If the PRS sector is to genuinely form a part of this country’s long-term housing model and play a role in addressing our housing crisis, those involved in it need to get much better at planning, delivering and managing it. Indeed, if the sector is here to stay, then everyone involved needs to get more serious, do their homework and start delivering actual value for those who need it the most. Perhaps this means less excitement about how tall the next PRS apartment block or how funky the residents’ party room might be, and more emphasis on how we can create places and real homes that provide stability, security and a long-term choice for those who have been let down by us all in one way or another over the last 20 years.

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  • David Smith-Milne is managing director at PlaceFirst

Your Comments

That depends where you drive on your way home. If its Ancoats, you’re looking more like 6/5 homes are PRS

By PrincipalConsultant

“Today’s Generation Rent is, in the main, renting not because it wants to, but because it has to”.

I don’t understand this at all. Also contradicts what a certain other Property developer claims about “generation Y” “choosing to rent”. Buying is accessible and unless somebody only intends to be somewhere for a short period for work or similar, far, far more sensible.

By Dave

Seems to me that you have hit the nail right in the centre of the head!

By John Webster

Quite simple: living costs (including rent) make it difficult for the average person to save enough for a deposit. I’m in the higher tax bracket and have only just got enough together myself.

By Bank of Mumandad

Manchester and Salford’s housing strategy (declared or otherwise) has for some time now targeted high density apartment schemes within the ring road (Mancunian Way, Trinity Way and Great Ancoats Street). Most recent schemes incorporate 3 bed flats and communal garden areas that would (and do) support families with young children. There are also small pockets of housing such as Splash’s hoUSe and McCaul’s Point in New Islington that support the family market.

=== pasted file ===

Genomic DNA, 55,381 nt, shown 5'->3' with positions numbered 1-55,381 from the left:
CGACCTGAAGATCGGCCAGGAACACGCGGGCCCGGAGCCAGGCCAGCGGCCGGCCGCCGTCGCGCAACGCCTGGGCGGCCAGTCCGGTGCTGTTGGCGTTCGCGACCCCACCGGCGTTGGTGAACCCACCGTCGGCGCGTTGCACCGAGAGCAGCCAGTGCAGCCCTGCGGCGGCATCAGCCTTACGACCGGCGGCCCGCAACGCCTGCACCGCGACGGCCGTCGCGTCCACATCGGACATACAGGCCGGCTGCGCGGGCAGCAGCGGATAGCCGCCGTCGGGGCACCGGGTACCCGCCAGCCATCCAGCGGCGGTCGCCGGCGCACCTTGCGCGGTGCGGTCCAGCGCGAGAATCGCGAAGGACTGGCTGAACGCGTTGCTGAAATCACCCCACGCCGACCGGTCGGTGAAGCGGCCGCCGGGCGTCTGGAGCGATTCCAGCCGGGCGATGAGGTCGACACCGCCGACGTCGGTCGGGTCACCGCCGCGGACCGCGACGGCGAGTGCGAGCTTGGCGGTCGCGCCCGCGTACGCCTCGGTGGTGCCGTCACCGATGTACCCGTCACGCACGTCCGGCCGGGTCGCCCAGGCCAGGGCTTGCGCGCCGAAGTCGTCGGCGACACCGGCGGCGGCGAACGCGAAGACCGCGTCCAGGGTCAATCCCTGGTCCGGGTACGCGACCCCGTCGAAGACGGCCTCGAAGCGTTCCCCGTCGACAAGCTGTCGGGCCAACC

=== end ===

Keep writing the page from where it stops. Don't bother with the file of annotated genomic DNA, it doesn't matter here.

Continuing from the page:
However, the focus for family houses is clearly outside the ring road and in particular East Manchester where the injection of new housing seeks to rejuvenate the struggling settlements of Bradford and Miles Platting.

There seems little political appetite for the infrastructure that would be needed to support family housing in the city core. Better to use new housing to improve the existing infrastructure in our outlying neighbourhoods (parks, schools etc.).

It is early days with PRS, and what we are seeing is our institutions targeting the ‘low hanging fruit’ of the city centre apartment market. But give it time. Demand will shift and our volume house builders will twig that there is money to be made away from the outright sale market. Also, after a long dormant period, our RSL’s are starting to gear up to change their development models and explore the PRS model.

By Dave McCall

Bank of mum and dad – with respect that’s utter nonsense – I managed it as did several others, all without bank of mum and dad and all with the same “living costs” beforehand. Seems some people just like to say they can’t get on the ladder and then make absolutely zero attempt to. That’s a very different situation to not being able to.

By Dave

Mostly a function of land value, plot ratios and financing options. The basic infrastructure for families is lacking in the city centres. The Council are happy with the higher densities as it means more rateable income down the line.

By Neil at Eastland

Did you now.

Last 2/3 years? Or in the good times when land was cheap and mortgage money filled the air?

By Bank of Mumandad

Houses are still cheap in certain parts of Manchester. These areas tend to be unpleasant and with very poor facilities.

By Elephant

@Bank of MumandDad – earlier this year.

By Dave

Good for you. In my experience, most people, especially those with children, don’t have enough to put away every month to buy anytime soon. Those I know under 35 who’ve bought their first have had help from mum n dad.

And yes, most of GM is incredibly undesirable.

By Bank of Mumandad